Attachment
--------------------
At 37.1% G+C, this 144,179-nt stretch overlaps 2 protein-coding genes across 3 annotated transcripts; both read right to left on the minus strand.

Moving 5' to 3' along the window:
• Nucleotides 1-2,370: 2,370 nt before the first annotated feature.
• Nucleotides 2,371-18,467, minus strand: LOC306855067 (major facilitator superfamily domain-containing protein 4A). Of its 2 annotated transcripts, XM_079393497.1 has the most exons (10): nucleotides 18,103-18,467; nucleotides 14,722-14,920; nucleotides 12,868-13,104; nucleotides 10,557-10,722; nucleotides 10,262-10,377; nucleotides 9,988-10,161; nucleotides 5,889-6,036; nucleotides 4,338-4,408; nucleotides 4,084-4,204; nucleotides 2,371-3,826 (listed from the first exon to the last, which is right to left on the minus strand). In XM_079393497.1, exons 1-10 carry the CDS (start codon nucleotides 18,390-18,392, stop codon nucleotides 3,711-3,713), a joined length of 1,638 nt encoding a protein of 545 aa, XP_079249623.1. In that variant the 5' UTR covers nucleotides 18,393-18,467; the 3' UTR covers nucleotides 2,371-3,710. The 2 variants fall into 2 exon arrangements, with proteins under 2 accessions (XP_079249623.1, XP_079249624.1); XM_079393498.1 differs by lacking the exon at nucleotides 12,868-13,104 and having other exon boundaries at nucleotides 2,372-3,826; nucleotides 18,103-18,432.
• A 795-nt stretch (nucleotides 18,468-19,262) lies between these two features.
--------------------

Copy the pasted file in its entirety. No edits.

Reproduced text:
At 37.1% G+C, this 144,179-nt stretch overlaps 2 protein-coding genes across 3 annotated transcripts; both read right to left on the minus strand.

Moving 5' to 3' along the window:
• Nucleotides 1-2,370: 2,370 nt before the first annotated feature.
• Nucleotides 2,371-18,467, minus strand: LOC306855067 (major facilitator superfamily domain-containing protein 4A). Of its 2 annotated transcripts, XM_079393497.1 has the most exons (10): nucleotides 18,103-18,467; nucleotides 14,722-14,920; nucleotides 12,868-13,104; nucleotides 10,557-10,722; nucleotides 10,262-10,377; nucleotides 9,988-10,161; nucleotides 5,889-6,036; nucleotides 4,338-4,408; nucleotides 4,084-4,204; nucleotides 2,371-3,826 (listed from the first exon to the last, which is right to left on the minus strand). In XM_079393497.1, exons 1-10 carry the CDS (start codon nucleotides 18,390-18,392, stop codon nucleotides 3,711-3,713), a joined length of 1,638 nt encoding a protein of 545 aa, XP_079249623.1. In that variant the 5' UTR covers nucleotides 18,393-18,467; the 3' UTR covers nucleotides 2,371-3,710. The 2 variants fall into 2 exon arrangements, with proteins under 2 accessions (XP_079249623.1, XP_079249624.1); XM_079393498.1 differs by lacking the exon at nucleotides 12,868-13,104 and having other exon boundaries at nucleotides 2,372-3,826; nucleotides 18,103-18,432.
• A 795-nt stretch (nucleotides 18,468-19,262) lies between these two features.